BTW, thought it best to mention that if you are UK based, it is actually illegal to rip music CDs, following a High Court ruling that overturned the Government's attempt to be in line with the rest of the EU at the time (~5 years ago) & allow music CD ripping:
It's illegal to rip music from CDs
Thanks Cebolla. Of course my enquiry was purely theoretical!
 

jamieu

Active Member
I think you've got your OpenHome vs standard UPnP/DLNA wires crossed here:

I did indeed — have my wires crossed.

I had always assumed — incorrectly it now turns out — that Open Home was a DLNA 'variant' that has originally come from Linn implementing their own DLNA media server software in the past, the additional features of which some developers had decoded to carry on supporting in 3rd party DLNA servers.

Thanks for setting me straight :) have updated my post accordingly.

(at least that makes things little simper for Old Novice2 as that means he can simply enable the inbuilt Synology DLNA media server to get started)
 
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RayP

Well-known Member
@Old Novice2, I ripped all my CDs six years ago using dbPoweramp on a Windows PC and it was easy. They’re stored on a Synology NAS drive (also used for PC backups).

I use my Bluesound Node 2i to play them. Wi-fi connection with hi-fi downstairs and NAS upstairs. The quality if ripped as FLAC is identical to the original and the sound via my Naim amp and B&W loudspeakers is superb. After 20 years of using a Yamaha AVR I have my hifi system back with a proper stereo amplifier.

Music is selected via the excellent Bluesound app on my smartphone and is far better than getting up to change the CD! 😁

And I’m not young either. 😉
 

Baobr

Active Member
@Old Novice2, I ripped all my CDs six years ago using dbPoweramp on a Windows PC and it was easy. They’re stored on a Synology NAS drive (also used for PC backups).

I use my Bluesound Node 2i to play them. Wi-fi connection with hi-fi downstairs and NAS upstairs. The quality if ripped as FLAC is identical to the original and the sound via my Naim amp and B&W loudspeakers is superb. After 20 years of using a Yamaha AVR I have my hifi system back with a proper stereo amplifier.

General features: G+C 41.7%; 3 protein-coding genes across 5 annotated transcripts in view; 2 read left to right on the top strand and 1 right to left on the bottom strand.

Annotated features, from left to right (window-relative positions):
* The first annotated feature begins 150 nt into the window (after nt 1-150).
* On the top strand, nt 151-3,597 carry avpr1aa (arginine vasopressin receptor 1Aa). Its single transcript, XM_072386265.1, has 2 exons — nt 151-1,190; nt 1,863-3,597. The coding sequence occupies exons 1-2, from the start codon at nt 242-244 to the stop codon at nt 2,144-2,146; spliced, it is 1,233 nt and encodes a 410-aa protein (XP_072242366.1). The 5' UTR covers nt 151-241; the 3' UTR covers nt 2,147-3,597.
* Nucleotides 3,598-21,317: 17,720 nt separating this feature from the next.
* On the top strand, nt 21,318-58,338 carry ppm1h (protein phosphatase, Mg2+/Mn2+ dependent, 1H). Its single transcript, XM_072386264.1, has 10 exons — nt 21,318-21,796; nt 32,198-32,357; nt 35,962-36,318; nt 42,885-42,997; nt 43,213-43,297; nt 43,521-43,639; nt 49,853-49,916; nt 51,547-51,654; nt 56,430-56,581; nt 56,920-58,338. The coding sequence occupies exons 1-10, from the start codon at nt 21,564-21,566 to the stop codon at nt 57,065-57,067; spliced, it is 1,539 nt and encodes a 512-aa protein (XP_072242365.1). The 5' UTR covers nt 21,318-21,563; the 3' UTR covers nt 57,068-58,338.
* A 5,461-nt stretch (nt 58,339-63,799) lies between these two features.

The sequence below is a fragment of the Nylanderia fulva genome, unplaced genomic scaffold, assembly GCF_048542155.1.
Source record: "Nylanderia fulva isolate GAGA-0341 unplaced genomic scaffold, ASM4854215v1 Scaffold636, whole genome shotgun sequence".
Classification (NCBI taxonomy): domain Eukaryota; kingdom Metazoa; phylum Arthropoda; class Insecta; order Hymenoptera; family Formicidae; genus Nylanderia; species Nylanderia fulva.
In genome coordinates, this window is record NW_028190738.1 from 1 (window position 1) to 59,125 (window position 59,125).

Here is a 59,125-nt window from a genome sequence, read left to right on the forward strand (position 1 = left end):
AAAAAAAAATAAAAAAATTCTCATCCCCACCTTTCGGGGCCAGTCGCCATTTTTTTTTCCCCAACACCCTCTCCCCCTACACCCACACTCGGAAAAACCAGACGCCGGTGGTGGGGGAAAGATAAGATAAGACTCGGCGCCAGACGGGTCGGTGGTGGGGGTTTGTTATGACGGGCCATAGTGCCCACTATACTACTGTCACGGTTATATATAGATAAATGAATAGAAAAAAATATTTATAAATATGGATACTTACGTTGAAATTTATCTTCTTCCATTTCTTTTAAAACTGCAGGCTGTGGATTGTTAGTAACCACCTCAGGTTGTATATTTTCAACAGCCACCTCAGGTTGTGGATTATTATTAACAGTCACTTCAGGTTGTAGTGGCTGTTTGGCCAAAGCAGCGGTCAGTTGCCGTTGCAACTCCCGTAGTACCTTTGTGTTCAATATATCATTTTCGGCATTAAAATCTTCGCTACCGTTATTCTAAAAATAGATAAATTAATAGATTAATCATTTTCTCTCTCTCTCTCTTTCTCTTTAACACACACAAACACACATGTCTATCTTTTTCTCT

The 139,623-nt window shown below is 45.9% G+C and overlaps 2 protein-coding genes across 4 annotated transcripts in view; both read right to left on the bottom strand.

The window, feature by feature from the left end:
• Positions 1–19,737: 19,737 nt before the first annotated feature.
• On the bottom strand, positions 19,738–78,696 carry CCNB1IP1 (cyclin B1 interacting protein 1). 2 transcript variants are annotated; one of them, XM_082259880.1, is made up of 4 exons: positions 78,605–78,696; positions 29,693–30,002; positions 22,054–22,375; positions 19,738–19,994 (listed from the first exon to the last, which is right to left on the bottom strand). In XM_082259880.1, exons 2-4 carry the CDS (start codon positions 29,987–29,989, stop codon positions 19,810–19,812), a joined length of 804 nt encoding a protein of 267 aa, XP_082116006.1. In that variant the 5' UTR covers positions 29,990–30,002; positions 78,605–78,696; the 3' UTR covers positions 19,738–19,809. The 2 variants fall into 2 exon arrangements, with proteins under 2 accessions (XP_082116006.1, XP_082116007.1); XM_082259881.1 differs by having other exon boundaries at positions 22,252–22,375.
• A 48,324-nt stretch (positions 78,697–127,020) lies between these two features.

Music is selected via the excellent Bluesound app on my smartphone and is far better than getting up to change the CD! 😁

And I’m not young either. 😉
Nice one Rayp, so maybe I'll try that....sorry I'm thick,how do I get the ripped CDs to the nas,and how much did your nas set you back?
 

RayP

Well-known Member
Nice one Rayp, so maybe I'll try that....sorry I'm thick,how do I get the ripped CDs to the nas,and how much did your nas set you back?
£340 back in March 2013 which included 2 x 2Tb drives for a Raid1 config. That means if one drive fails you don't lose data as it's replicated across both drives. Essential when it's for backups and music storage. Synology DS212j but later models are now available.

You use dbPoweramp (£30) which is an excellent bit of software. Move the files created to a music folder on your NAS which can be configured as a drive letter on Windows. Just needs connecting to a Router via ethernet cable.

Each rip takes around 90 secs so it's no great effort.
 

Helix Hifi

Active Member
@Old Novice2, I ripped all my CDs six years ago using dbPoweramp on a Windows PC and it was easy. They’re stored on a Synology NAS drive (also used for PC backups).

I use my Bluesound Node 2i to play them. Wi-fi connection with hi-fi downstairs and NAS upstairs. The quality if ripped as FLAC is identical to the original and the sound via my Naim amp and B&W loudspeakers is superb. After 20 years of using a Yamaha AVR I have my hifi system back with a proper stereo amplifier.

Music is selected via the excellent Bluesound app on my smartphone and is far better than getting up to change the CD! 😁

And I’m not young either. 😉
You shouldn’t have changed to the Naim amplifier 20-years ago😉
 

RayP

Well-known Member
You shouldn’t have changed to the Naim amplifier 20-years ago😉
Shouldn’t or should have? 😉 Well 20 years ago did we have HT Bypass?
 

Helix Hifi

Active Member
Shouldn’t or should have? 😉 Well 20 years ago did we have HT Bypass?
You should have. I meant. Yes, it were much difficult to own surround amp back then. I seem to remember you needed 6-7 cables if you wanted surround surround. And course you have AVR surround amp that supports both picture, sound. You of course know that I used some irony when I joked about your surround amplifier. 😀
 

phil t

Well-known Member
Shouldn’t or should have? 😉 Well 20 years ago did we have HT Bypass?
My MF A5 integrated did, which (even though I bought mine in 2003) was around 20 years ago. :)
 

RayP

Well-known Member
You should have. I meant. Yes, it were much difficult to own surround amp back then. I seem to remember you needed 6-7 cables if you wanted surround surround. And course you have AVR surround amp that supports both picture, sound. You of course know that I used some irony when I joked about your surround amplifier. 😀
Well 20 years ago I had just bought the Denon A10-SE for a small fortune and whilst I accepted there would be a drop in quality it sounded okay. Bought the A3010 in 2012 and last year discovered HT Bypass. Within two months I’d bought the Naim. It would have been too messy back then with all those cables.

Better late than never eh? 😉
 

Helix Hifi

Active Member
Well 20 years ago I had just bought the Denon A10-SE for a small fortune and whilst I accepted there would be a drop in quality it sounded okay. Bought the A3010 in 2012 and last year discovered HT Bypass. Within two months I’d bought the Naim. It would have been too messy back then with all those cables.